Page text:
Social media and the fate of online electoral campaigns

Posted in: Data, politics and policy, Democracy and voter preference, Political ideologies, UK politics

Dr Iulia Cioroianu is a Prize Fellow in the Institute for Policy Research (IPR) at the University of Bath.

As online electoral spending in the UK continues its upwards trend, having gone from 0.3% of total campaign spending in 2011 to 42% in 2017, social media platforms have recently announced changes in their advertising policies, which range from a complete ban of political ads to the decision not to fact check ads by politicians. Is it time for a government regulation framework for online electoral content?

The current debate around the political campaign policies implemented by major social media platforms can be structured along five dimensions, which often tend to get conflated, generating confusion about their potential consequences.

The dimensions are a) the kind of content which the platforms consider to be political; b) the type of actor that produces and distributes it (politicians or not); c) the paid versus organic public reach of social media posts; d) the ways in which content is promoted, and the extent to which it is targeted based on individual characteristics; and e) the extent to which it contains false or inaccurate statements and disinformation.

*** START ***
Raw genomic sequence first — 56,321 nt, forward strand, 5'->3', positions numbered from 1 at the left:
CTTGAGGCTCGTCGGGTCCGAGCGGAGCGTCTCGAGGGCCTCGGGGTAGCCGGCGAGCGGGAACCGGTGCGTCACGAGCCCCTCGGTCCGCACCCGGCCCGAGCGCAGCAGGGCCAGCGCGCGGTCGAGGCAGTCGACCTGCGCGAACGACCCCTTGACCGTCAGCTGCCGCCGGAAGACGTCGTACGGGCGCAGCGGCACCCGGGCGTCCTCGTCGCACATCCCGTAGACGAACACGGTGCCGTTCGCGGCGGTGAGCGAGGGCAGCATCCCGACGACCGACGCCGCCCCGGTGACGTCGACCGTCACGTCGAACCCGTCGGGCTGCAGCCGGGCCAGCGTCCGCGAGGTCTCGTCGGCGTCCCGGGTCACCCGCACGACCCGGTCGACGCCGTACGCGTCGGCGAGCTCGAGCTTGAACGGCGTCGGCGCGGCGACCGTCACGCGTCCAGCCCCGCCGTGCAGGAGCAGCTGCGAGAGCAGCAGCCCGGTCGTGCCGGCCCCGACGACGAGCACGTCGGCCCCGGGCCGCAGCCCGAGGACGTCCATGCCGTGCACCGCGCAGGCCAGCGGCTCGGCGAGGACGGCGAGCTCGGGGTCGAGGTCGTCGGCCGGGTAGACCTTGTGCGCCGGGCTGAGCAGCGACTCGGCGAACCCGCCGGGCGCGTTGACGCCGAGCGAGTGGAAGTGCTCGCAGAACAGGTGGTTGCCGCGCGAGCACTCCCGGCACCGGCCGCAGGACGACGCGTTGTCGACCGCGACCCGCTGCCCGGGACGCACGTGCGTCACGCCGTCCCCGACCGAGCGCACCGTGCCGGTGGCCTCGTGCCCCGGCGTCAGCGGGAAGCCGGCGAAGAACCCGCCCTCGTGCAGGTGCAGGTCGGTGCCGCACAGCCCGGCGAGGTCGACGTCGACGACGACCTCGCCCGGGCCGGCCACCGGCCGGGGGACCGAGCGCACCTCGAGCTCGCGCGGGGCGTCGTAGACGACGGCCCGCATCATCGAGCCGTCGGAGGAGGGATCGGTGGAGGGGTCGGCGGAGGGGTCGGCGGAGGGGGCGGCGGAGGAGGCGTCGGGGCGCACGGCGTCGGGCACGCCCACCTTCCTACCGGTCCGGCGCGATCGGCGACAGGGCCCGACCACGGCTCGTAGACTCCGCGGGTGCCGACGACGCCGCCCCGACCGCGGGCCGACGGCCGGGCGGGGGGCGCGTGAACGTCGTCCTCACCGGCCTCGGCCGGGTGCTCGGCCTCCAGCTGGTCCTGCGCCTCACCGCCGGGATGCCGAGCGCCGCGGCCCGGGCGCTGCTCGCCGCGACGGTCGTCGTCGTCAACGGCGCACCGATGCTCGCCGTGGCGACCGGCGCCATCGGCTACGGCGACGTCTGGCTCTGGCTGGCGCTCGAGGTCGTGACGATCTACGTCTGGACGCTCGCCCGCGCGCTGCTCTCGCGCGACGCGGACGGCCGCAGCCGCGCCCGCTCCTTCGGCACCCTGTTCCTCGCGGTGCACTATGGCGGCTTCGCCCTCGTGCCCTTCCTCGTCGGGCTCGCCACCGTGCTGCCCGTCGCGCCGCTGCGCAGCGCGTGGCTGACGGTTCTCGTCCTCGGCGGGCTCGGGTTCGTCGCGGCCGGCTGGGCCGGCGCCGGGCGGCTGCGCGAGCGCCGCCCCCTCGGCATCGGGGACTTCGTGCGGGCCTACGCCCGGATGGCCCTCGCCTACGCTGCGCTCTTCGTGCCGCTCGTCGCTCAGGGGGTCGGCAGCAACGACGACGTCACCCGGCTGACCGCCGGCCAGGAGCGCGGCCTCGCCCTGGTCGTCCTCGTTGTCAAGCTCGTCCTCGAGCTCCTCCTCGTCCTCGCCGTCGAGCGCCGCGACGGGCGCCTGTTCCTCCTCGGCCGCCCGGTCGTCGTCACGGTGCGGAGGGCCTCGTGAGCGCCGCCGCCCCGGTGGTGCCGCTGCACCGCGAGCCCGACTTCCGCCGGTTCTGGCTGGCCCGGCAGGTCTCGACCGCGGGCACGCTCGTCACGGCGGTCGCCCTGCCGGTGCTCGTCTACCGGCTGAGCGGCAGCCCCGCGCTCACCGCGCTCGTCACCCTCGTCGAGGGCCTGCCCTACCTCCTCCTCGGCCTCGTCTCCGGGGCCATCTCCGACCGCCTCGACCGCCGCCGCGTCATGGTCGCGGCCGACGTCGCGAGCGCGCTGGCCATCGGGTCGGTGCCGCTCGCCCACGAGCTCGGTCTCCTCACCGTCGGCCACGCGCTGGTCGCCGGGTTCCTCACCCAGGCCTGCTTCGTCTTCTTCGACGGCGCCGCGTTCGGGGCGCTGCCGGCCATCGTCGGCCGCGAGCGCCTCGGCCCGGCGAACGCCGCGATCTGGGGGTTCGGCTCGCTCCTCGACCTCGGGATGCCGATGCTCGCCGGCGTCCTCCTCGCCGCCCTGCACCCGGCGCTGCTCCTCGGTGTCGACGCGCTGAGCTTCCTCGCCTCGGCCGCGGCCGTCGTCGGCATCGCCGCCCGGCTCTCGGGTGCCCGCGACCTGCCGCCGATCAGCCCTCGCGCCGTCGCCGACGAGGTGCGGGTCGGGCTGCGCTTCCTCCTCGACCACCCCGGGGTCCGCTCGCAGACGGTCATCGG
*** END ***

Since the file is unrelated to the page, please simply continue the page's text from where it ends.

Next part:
Banning political content

Through its decision to ban almost all paid political content irrespective of the identity of the source, Twitter sidesteps the discussion about false political information and avoids the challenge of taking a position in the debate about political micro-targeting.

The platform defines “political content” as “content that references a candidate, political party, elected or appointed government official, election, referendum, ballot measure, legislation, regulation, directive, or judicial outcome”. Ads that contain references to political issues are banned, but exceptions are in place for news sources which are still allowed to promote articles discussing political issues, as well as what Twitter calls “cause-based advertising” – civic engagement ads and ads educating or raising awareness about issues such as the environment and social equity.

Deciding what types of issues fall within this category is difficult from a conceptual standpoint, and even more difficult to implement. Researchers have expressed concerns that the decision is arbitrary and that correctly classifying potentially large volumes of ads along pre-set categories might pose methodological challenges and result in high error rates.

However, since the market for political advertisement on Twitter was insignificant in the UK (before the platform announced its decision, political parties and interest groups had spent very little on Twitter advertising in this campaign, and only £56,500 was spent on the platform by all parties combined, during the 2017 elections, compared to a total of £1 million on Google), the decision mainly has indirect political effects.

By restricting government and civic groups’ access to a tool used extensively for public awareness or civic initiative campaigns, and doing so on an issue-by-issue case, Twitter can shape the political agenda and define the issue space in UK politics, but is not likely to sway this election.   

A similar absolute ban imposed by either Facebook or Google would have had major direct implications for electoral campaigns, since the two platforms are by far the main avenues of political spending. Campaign spending by major UK parties on Facebook and Google so far exceeds all other types of spending. However, the ban would have had highly asymmetric effects, disadvantaging challengers and lesser known candidates. 

Paid vs. organic reach